Upon first glance, it would not be wrong to categorise the prosecution and subsequent pardoning of Matthew Hedges, a British national and Durham PhD student, by the UAE, as bizarre - only in 1971 did the UAE cease to be a British protectorate, and even now the country enjoys close ties with the UK: their military is British trained, bilateral trade is thriving, and the nation homes 100,000 British expats. This relationship is reciprocal; Sheikh Khalifa bin Zayed, the nation’s president and ruler of Abu Dhabi (the UAE’s largest and most powerful emirate) controls property in London worth approximately £1.2 billion.
In response to this, one might ask: why did the Emirati government arrest Hedges in the first place? And what then, after taking such a dramatic stance, motivated the government change tack? Considering that there is no evidence in the public domain that Hedges committed espionage, you could attribute his prosecution to authoritarian excess. Since the Arab Spring of 2011, in which several states in the region experienced revolutionary uprisings, the Emirati government has become increasingly intolerant towards supposedly subversive behaviour. Nicholas McGeehan, a former UAE researcher at the Human Rights Watch, in an interview with the Middle East Eye, dismissed the notion that the country retains a independent judiciary. and has described it as a “police state”.
On the basis that Hedges was an academic carrying out research that the government may have mistakenly deemed as a threat, the hypothesis makes sense – however, an outstanding peculiarity remains; on October 29, after several months of solitary confinement, Hedges was released on bail, suggesting that the Supreme Court were close to accepting the case for his innocence. How can you explain the life sentence handed down three weeks later?
Consider the political context: while London’s seeming dismissal of the emergence of political Islam in the region and vocal apprehension towards the nation’s embargo of Qatar had already soured the mood, the British foreign secretary, Jeremy Hunt, publicly presented to the Saudi Arabian crown prince a draft UN resolution. This resolution demanded that the Gulf coalition lift the blockade of Yemen during a tour of the region. A step too far? Crucial to this context is that, under the de-facto power of the crown prince of Abu Dhabi, Sheikh Mohammed bin Zayed, the UAE has been a keen participant in Yemen’s civil war, and as a result, he likely also took offence at Hunt’s unwelcome tonal shift - after all, both nations are used to the British government turning a blind eye to their malign activities. Conveniently for the Emirati crown prince, he happened to be under possession of a potent bargaining chip which could be used to put London on notice, in the form of Matthew Hedges – hence his sentencing.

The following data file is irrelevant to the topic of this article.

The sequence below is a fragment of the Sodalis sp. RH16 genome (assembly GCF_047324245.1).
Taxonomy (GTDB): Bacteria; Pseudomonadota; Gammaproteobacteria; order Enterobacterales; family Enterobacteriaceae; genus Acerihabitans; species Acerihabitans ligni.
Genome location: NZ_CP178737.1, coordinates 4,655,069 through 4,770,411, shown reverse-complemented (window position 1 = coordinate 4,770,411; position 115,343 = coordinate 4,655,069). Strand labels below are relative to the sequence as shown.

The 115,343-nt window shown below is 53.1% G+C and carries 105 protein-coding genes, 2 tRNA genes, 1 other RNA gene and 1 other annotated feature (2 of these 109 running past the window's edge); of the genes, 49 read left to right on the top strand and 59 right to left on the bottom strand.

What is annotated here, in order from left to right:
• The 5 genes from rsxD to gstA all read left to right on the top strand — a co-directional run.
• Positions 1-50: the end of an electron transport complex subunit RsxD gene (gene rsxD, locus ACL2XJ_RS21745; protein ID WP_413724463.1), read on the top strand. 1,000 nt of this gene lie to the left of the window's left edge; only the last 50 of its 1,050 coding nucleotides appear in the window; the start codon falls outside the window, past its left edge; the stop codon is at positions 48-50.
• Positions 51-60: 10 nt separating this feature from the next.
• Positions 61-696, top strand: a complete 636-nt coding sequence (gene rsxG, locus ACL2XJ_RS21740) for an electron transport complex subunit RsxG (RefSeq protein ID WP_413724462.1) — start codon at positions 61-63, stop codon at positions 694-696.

Where Abu Dhabi miscalculated was in their assumption that London would respond with indifference, and privately seek a mutually beneficial solution to the scenario. In an age where the extrajudicial killing of the journalist Jamal Khashoggi by Saudi operatives looms large on the conscience of Western liberal democracies, and various governments have subsequently been forced to re-evaluate their unconditional support for the authoritarian Gulf axis, conventional political logic no longer applies.
The Trump administration could afford to expend the political capital to publicly exonerate the Saudi crown prince, because their foreign policy strategy (being the isolation of Iran) hinges on his support. In British politics, however, where the leadership of the opposition flaunts a flagrantly anti-Saudi line on foreign policy that commands considerable popular support, dismissing the imprisonment of a British national by a state that comprehensively resembles Saudi Arabia, would appear too sycophantic for any government with a shred of dignity to bear.
Taking this context into account, Jeremy Hunt’s assertion in a statement that the case would “have repercussions for the relationship between the two countries” was necessary – and has proved effective, considering that Hedges’ pardon came days later. Now for the million dollar question: is this episode indicative of Britain, in the long-term, revoking its unconditional backing for the actions of the Sunni Gulf axis? I wouldn’t bet against it.